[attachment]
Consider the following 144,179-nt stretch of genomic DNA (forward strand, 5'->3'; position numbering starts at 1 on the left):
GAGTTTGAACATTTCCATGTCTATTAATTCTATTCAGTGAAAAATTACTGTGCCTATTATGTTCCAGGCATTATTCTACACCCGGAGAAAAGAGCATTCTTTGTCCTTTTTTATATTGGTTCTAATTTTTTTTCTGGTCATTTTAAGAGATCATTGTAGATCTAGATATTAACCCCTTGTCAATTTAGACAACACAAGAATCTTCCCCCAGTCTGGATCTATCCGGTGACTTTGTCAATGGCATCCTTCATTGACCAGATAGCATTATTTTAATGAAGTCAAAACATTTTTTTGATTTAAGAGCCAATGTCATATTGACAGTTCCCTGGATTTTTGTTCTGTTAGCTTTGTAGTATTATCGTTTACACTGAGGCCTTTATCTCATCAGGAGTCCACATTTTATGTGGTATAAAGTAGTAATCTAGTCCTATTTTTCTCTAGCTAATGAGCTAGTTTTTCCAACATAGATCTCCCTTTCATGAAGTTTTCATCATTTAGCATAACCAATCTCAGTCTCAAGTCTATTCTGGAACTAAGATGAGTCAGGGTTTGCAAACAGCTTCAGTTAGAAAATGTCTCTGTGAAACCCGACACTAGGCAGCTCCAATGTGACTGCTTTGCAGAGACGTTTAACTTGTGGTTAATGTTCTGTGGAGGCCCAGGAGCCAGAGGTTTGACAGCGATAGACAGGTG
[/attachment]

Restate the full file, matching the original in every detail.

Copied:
Consider the following 144,179-nt stretch of genomic DNA (forward strand, 5'->3'; position numbering starts at 1 on the left):
GAGTTTGAACATTTCCATGTCTATTAATTCTATTCAGTGAAAAATTACTGTGCCTATTATGTTCCAGGCATTATTCTACACCCGGAGAAAAGAGCATTCTTTGTCCTTTTTTATATTGGTTCTAATTTTTTTTCTGGTCATTTTAAGAGATCATTGTAGATCTAGATATTAACCCCTTGTCAATTTAGACAACACAAGAATCTTCCCCCAGTCTGGATCTATCCGGTGACTTTGTCAATGGCATCCTTCATTGACCAGATAGCATTATTTTAATGAAGTCAAAACATTTTTTTGATTTAAGAGCCAATGTCATATTGACAGTTCCCTGGATTTTTGTTCTGTTAGCTTTGTAGTATTATCGTTTACACTGAGGCCTTTATCTCATCAGGAGTCCACATTTTATGTGGTATAAAGTAGTAATCTAGTCCTATTTTTCTCTAGCTAATGAGCTAGTTTTTCCAACATAGATCTCCCTTTCATGAAGTTTTCATCATTTAGCATAACCAATCTCAGTCTCAAGTCTATTCTGGAACTAAGATGAGTCAGGGTTTGCAAACAGCTTCAGTTAGAAAATGTCTCTGTGAAACCCGACACTAGGCAGCTCCAATGTGACTGCTTTGCAGAGACGTTTAACTTGTGGTTAATGTTCTGTGGAGGCCCAGGAGCCAGAGGTTTGACAGCGATAGACAGGTG